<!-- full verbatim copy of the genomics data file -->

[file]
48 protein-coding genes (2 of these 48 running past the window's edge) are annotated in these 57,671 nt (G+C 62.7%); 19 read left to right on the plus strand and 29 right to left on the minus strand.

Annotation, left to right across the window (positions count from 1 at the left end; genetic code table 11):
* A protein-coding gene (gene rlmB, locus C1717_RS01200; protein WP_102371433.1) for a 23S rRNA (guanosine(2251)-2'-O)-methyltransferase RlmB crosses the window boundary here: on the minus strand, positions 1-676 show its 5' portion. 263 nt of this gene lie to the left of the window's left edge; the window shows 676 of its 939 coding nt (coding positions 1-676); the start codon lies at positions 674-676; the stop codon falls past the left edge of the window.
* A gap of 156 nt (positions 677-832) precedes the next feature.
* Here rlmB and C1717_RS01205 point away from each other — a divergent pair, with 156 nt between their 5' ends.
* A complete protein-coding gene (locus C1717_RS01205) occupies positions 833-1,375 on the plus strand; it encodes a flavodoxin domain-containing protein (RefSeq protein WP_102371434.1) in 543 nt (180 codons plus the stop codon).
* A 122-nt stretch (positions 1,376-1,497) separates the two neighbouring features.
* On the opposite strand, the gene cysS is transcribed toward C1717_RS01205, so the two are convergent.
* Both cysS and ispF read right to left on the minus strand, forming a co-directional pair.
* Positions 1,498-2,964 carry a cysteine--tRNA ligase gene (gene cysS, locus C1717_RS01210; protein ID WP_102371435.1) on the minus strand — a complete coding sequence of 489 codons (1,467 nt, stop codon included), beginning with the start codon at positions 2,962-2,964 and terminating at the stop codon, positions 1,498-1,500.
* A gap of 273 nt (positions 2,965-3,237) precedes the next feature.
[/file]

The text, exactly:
48 protein-coding genes (2 of these 48 running past the window's edge) are annotated in these 57,671 nt (G+C 62.7%); 19 read left to right on the plus strand and 29 right to left on the minus strand.

Annotation, left to right across the window (positions count from 1 at the left end; genetic code table 11):
* A protein-coding gene (gene rlmB, locus C1717_RS01200; protein WP_102371433.1) for a 23S rRNA (guanosine(2251)-2'-O)-methyltransferase RlmB crosses the window boundary here: on the minus strand, positions 1-676 show its 5' portion. 263 nt of this gene lie to the left of the window's left edge; the window shows 676 of its 939 coding nt (coding positions 1-676); the start codon lies at positions 674-676; the stop codon falls past the left edge of the window.
* A gap of 156 nt (positions 677-832) precedes the next feature.
* Here rlmB and C1717_RS01205 point away from each other — a divergent pair, with 156 nt between their 5' ends.
* A complete protein-coding gene (locus C1717_RS01205) occupies positions 833-1,375 on the plus strand; it encodes a flavodoxin domain-containing protein (RefSeq protein WP_102371434.1) in 543 nt (180 codons plus the stop codon).
* A 122-nt stretch (positions 1,376-1,497) separates the two neighbouring features.
* On the opposite strand, the gene cysS is transcribed toward C1717_RS01205, so the two are convergent.
* Both cysS and ispF read right to left on the minus strand, forming a co-directional pair.
* Positions 1,498-2,964 carry a cysteine--tRNA ligase gene (gene cysS, locus C1717_RS01210; protein ID WP_102371435.1) on the minus strand — a complete coding sequence of 489 codons (1,467 nt, stop codon included), beginning with the start codon at positions 2,962-2,964 and terminating at the stop codon, positions 1,498-1,500.
* A gap of 273 nt (positions 2,965-3,237) precedes the next feature.